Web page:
What about insurance companies using your genetic information to discriminate against you? Using this test to restrict your access to the only effective medications for severe chronic pain? Will you be left in agony because some government or corporate functionary has decided you are too “at risk” of effective treatment? As the DEA is blatantly doing all over this country right now? While nothing can prevent the federal government from breaking the law, there are special protections for genetic information.

These protections fall under the Genetic Information Nondiscrimination Act (GINA), which was enacted in 2008 and prohibits discrimination by health insurance companies and employers based on genetic information. Employers cannot make hiring, firing, or promotion decisions based on genetic information, and health insurance companies cannot deny coverage, adjust premiums, or impose preexisting condition exclusions. The Americans with Disabilities Act also provides some protection.

I think that genetic information should fall under the same protections as psychological counseling records, which are held in separate files not generally released without a specific subpoena. The CEO of SOLVD Health, Dr. Keri Donaldson, agrees. Patients have the right to be heard and have their autonomy protected and respected when it comes to their medical treatment. This test is just one factor that will need to be considered when deciding whether or not to start someone on opiates.

But it is information the patient has a right to know. So why all the backlash against the test? I have noticed that the most vociferous voices against this objective opioid risk test are coming from the purveyors of proprietary, subjective tests that use secret algorithms to determine opioid risk. The rise of oxycodone overdose and fentanyl poisoning deaths, as well as the billion-dollar lawsuits against pharmaceutical manufacturers and distributors, has come to an entire industry based on addiction.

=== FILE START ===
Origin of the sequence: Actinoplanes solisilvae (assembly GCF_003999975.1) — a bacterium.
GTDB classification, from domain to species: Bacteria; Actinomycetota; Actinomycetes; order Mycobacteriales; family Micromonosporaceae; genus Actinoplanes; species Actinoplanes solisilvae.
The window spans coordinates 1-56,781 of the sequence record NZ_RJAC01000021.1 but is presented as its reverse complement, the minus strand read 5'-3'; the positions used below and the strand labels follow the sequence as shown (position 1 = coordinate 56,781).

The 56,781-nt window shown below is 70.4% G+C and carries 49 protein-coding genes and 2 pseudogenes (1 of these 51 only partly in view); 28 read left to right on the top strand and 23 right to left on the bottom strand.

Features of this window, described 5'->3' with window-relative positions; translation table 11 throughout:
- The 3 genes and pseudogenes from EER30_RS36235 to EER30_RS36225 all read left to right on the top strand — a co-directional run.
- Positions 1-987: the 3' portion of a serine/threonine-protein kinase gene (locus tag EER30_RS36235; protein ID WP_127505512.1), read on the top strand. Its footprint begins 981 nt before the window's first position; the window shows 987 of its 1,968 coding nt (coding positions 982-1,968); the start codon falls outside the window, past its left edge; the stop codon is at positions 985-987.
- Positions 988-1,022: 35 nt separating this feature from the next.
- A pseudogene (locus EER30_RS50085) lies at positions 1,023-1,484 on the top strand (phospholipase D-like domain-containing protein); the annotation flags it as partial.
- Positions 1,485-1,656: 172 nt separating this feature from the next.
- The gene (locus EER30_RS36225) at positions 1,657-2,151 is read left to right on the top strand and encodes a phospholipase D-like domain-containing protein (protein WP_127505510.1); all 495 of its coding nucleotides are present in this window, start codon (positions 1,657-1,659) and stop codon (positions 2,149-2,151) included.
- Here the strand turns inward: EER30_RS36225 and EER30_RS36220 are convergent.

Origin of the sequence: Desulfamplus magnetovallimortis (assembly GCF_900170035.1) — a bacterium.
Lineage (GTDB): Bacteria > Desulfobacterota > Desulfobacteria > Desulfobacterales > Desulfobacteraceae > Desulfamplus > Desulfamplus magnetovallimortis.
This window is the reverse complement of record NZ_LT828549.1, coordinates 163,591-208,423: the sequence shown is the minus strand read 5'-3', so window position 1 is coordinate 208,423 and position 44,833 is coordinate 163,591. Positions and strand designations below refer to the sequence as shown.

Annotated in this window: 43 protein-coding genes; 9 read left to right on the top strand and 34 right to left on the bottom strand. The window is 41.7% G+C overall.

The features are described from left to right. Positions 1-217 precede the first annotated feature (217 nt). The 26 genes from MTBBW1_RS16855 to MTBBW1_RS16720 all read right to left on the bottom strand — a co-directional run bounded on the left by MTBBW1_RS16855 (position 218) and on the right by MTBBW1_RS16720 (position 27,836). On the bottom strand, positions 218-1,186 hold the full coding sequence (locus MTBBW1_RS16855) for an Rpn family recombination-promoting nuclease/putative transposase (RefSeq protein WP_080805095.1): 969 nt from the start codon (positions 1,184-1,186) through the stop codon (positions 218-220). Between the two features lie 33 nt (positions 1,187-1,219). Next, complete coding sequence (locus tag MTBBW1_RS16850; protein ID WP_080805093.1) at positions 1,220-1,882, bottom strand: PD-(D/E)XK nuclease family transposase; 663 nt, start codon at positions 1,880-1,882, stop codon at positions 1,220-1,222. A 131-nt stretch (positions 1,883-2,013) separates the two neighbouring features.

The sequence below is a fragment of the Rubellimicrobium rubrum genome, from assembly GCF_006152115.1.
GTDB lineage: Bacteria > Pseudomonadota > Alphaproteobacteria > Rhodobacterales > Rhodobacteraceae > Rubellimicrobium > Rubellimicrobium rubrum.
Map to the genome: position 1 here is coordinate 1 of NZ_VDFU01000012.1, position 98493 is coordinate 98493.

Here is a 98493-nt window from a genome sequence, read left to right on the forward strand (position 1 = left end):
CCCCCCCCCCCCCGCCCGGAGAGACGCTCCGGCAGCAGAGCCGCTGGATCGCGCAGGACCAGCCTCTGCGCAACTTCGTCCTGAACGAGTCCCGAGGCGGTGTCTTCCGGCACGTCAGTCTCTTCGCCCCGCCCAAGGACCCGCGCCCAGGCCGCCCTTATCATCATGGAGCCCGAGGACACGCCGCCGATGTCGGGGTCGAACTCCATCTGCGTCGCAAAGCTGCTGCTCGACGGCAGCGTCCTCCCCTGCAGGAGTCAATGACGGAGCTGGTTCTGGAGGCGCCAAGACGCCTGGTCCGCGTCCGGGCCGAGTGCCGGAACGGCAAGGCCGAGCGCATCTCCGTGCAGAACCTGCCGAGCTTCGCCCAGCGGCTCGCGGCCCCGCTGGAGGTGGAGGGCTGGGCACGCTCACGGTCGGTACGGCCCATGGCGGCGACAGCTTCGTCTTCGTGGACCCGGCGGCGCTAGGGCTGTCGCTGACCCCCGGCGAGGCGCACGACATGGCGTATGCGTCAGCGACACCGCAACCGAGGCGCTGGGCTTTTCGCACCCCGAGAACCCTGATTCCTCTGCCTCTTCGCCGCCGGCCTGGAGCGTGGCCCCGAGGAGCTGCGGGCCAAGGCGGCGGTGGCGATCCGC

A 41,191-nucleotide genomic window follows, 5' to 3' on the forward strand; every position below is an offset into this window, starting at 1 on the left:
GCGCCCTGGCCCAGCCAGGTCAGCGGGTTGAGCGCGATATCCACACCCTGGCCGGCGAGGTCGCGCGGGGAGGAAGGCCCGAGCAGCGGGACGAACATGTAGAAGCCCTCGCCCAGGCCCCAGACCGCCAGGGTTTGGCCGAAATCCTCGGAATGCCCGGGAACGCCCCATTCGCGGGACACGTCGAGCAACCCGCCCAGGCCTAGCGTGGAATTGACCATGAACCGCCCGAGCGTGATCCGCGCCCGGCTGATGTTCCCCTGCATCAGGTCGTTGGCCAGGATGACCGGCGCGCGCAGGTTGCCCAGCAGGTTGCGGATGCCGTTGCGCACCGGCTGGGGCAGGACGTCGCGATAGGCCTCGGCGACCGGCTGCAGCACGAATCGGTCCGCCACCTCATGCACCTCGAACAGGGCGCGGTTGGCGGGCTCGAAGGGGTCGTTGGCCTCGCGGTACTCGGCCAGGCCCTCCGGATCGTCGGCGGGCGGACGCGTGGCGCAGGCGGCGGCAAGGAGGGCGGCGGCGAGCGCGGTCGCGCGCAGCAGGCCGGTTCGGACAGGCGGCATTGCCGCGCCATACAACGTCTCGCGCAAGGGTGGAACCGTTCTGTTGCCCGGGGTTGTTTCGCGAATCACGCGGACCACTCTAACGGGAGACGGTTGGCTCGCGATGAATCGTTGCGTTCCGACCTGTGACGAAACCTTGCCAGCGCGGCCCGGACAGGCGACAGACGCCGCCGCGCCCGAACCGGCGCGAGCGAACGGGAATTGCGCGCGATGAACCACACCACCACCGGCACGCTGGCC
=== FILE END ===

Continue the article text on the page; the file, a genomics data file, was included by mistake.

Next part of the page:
This industry, for the most part, is composed of people who can fit mainly into three categories. The first is what I will call opioid prohibitionists; these are the true believers that opioids are poison and anyone who prescribes them is a drug dealer. Some of these people have lost loved ones to overdose and, like the alcohol prohibitionists of the early 1900s, are determined to stamp out this threat. The DEA uses these people to propagate that viewpoint as it helps them get funding and power.

The next group, sadly, is my addiction science colleagues. Many of these providers, because they witness the consequences of addiction daily and do not see the agony suffered by chronic pain patients, have come to believe that all opioid use is a disorder, with prescription opioid use disorder actually being put forward as a potential diagnosis by some. Arguing, contrary to the DSM-5, that physical dependence and withdrawals are signs of addiction in persons on chronic opioid therapy.

It is these unproven, non-evidence-supported opinions that are being presented to juries as the standard by which opiate treatment should be judged. The ever-changing secret and proprietary algorithms that the pain-treating physician failed to follow are being sold to the federal government to aid its efforts to dictate the practice of medicine in this country. The biggest threat to these subjective unsupported tests is an objective, evidence-based test.

L. Joseph Parker is a distinguished professional with a diverse and accomplished career spanning the fields of science, military service, and medical practice. He currently serves as the chief science officer and operations officer, Advanced Research Concepts LLC, a pioneering company dedicated to propelling humanity into the realms of space exploration. At Advanced Research Concepts LLC, Dr. Parker leads a team of experts committed to developing innovative solutions for the complex challenges of space travel, including space transportation, energy storage, radiation shielding, artificial gravity, and space-related medical issues. 

He can be reached on LinkedIn and YouTube.